Much of the recent debate that has been provoked by the prospect of this speech has been about whether or not Britain should renegotiate its membership of the EU and, if so, which powers we should seek back.

No attention whatsoever has been paid by mainstream commentators to the methods by which any renegotiation could occur.

Essentially, a phony debate has been conducted, no doubt encouraged by Number 10, about the desirability of renegotiation and not its feasibility. But the PM's evident interest in 'substance' over 'process' in fact highlights the vulnerability of his EU policy.

Because all the potential methods of initiating a discussion with the EU about the balance of powers between Westminster and Brussels - short of informing the EU that the UK is leaving - are highly unlikely to deliver a formal negotiation, nevermind agreement.

The credibility of David Cameron's forthcoming speech, and the likelihood of any referendum, depend entirely on the Prime Minister setting out a feasible method of securing a renegotiation.

Three methods

There are only three methods by which David Cameron can attempt to initiate discussion about a return of powers from the EU to Britain.

1. Use forthcoming negotiations over the proposed EU 'fiscal union' treaty to try to secure UK opt-outs from other areas of the treaty. This is the method David Cameron and other supporters of renegotiation tend to cite. But there are many problems with this strategy.

First, because other member states could easily dismiss any attempt to broaden the negotiations beyond proposed treaty changes, it would involve playing extreme hardball with the EU by refusing the approve changes designed to secure the future of the euro until UK opt-outs were granted. As well as being politically dramatic - a potential tactic that has already been described as 'blackmail' by the German government - this would leave David Cameron open to charges of hypocrisy, since the government has said that it supports greater fiscal union for the eurozone countries in order to reduce the effects of its instability on the UK economy.

It is not credible relative to his position on the eurozone, politically likely nor desirable for Britain's relations with other European countries, for the Prime Minister to threaten to withhold his consent from the new treaty unless agreement is reached on a return of powers to Britain.

2. Invoke Article 48 of the EU treaty, which opens a convoluted process to revise the treaty on a proposal from a member government, the Commission or the European Parliament. But there are many hurdles in this process that the government is unlikely to overcome. Such a proposal must first achieve majority support within the European Council. Then, the proposed amendments must be approved by a Convention drawn from representatives of all the member states governments and their national parliaments, the European Parliament and the Commission. The EU official chairing this body will be responsible for determining the "consensus" opinion of the Convention on the proposed amendments. Formal votes will not be taken. Once this has concluded its deliberations, a conference of representatives of the member countries will decide finally what amendments should be made to the EU treaty.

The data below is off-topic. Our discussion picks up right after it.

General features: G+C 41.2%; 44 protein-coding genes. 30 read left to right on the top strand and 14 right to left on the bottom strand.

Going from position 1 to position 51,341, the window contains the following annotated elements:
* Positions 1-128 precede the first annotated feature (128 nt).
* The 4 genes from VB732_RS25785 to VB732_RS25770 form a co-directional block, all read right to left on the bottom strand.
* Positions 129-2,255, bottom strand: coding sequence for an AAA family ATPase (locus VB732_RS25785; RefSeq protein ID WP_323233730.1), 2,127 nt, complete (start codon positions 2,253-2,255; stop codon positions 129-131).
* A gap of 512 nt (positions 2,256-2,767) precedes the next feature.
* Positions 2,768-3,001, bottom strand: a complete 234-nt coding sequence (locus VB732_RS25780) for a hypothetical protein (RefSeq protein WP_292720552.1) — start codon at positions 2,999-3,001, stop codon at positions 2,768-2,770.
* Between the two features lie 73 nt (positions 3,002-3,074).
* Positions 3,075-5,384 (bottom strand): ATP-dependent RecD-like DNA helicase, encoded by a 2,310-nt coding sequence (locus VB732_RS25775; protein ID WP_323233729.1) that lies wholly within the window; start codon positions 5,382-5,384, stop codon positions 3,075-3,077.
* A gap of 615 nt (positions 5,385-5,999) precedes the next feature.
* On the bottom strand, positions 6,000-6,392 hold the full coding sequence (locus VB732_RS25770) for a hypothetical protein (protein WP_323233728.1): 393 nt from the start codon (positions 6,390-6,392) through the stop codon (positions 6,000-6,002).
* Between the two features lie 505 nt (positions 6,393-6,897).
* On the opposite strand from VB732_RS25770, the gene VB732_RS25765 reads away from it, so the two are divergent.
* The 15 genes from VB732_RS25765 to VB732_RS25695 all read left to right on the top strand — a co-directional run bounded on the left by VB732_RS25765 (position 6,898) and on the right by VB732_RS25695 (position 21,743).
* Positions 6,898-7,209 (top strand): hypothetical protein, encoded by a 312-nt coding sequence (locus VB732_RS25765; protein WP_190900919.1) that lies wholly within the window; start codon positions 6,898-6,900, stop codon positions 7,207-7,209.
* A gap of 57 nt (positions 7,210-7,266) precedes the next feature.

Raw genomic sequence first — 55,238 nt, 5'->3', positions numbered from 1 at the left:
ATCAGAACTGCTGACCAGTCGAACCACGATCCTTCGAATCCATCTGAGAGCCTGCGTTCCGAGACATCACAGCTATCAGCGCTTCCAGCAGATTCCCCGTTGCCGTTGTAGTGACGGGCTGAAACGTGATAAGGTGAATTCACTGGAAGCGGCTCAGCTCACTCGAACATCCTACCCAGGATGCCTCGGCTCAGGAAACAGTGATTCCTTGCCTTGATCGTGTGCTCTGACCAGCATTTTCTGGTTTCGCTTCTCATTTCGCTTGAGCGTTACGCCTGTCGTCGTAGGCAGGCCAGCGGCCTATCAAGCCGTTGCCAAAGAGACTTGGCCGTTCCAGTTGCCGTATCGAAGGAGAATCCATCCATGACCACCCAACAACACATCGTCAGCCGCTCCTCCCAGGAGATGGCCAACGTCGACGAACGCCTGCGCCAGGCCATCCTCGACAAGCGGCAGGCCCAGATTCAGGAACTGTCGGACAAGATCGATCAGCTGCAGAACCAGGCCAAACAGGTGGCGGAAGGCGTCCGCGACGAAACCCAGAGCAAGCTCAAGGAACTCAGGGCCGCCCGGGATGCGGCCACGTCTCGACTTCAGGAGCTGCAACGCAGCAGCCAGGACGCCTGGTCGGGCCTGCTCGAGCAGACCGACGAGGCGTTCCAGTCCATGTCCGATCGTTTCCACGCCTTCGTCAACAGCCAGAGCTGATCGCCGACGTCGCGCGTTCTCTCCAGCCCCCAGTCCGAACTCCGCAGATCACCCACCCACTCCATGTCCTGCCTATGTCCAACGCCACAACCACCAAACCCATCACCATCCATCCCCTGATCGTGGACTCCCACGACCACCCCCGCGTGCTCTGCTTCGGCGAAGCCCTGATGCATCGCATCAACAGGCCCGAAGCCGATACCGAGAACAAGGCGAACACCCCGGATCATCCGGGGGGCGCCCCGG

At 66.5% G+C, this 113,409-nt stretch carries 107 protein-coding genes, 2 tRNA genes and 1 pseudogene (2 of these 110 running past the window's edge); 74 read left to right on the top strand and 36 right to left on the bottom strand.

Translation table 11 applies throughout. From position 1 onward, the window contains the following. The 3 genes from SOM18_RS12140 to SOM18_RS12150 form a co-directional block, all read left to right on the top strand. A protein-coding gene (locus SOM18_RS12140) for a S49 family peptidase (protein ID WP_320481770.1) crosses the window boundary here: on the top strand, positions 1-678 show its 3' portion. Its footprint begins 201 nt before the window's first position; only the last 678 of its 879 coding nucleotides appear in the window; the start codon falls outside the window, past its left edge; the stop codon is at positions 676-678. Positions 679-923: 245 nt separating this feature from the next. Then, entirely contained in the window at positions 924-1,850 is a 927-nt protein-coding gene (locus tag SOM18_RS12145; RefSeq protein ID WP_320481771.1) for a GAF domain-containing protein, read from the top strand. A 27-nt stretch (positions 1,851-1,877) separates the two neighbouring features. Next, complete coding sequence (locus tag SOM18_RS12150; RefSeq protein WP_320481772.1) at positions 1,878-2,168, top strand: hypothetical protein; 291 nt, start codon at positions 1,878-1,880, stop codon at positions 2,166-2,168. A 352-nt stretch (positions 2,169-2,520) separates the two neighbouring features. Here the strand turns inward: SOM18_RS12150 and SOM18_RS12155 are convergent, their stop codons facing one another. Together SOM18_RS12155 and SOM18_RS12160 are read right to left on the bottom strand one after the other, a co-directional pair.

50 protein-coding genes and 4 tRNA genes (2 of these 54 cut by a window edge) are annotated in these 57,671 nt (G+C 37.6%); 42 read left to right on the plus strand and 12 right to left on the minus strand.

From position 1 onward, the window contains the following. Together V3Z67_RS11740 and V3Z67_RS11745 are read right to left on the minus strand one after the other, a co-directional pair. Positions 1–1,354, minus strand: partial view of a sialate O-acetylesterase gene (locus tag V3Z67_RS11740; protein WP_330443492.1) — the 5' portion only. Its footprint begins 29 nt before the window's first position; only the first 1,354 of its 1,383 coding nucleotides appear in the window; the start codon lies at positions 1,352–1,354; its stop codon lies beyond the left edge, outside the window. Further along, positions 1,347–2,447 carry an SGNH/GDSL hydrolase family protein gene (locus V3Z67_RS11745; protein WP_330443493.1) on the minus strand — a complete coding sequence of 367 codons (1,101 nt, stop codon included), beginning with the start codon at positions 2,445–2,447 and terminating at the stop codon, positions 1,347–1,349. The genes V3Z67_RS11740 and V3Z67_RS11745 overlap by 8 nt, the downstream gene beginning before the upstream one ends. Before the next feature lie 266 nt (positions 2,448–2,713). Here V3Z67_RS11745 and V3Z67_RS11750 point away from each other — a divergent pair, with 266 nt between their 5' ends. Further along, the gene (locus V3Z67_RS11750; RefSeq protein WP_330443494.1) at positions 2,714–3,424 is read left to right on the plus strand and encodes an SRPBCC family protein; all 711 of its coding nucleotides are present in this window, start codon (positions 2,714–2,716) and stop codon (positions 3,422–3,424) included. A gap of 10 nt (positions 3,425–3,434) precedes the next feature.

3. If this fails, the only other option is for a government to invoke
Article 50 of the treaty.
This covers the arrangements for arriving at a new relationship between a member country wishing to leave the EU and the European Council, the body on which the other political heads of state are represented. Given that David Cameron says he does not support Britain leaving the EU this is clearly not an option he would consider viable. But it is the only method by which a significant renegotiation can be guaranteed.

Who will agree?

Prominent figures across Europe have already denounced the idea that Britain should be permitted to renegotiate its membership of the EU.

Ireland’s deputy prime minister, Eamon Gilmore, has said that there cannot be "different forms of membership… There cannot be flexibility on the core conditions. You cannot have a European Union if you end up with 27 different forms of membership."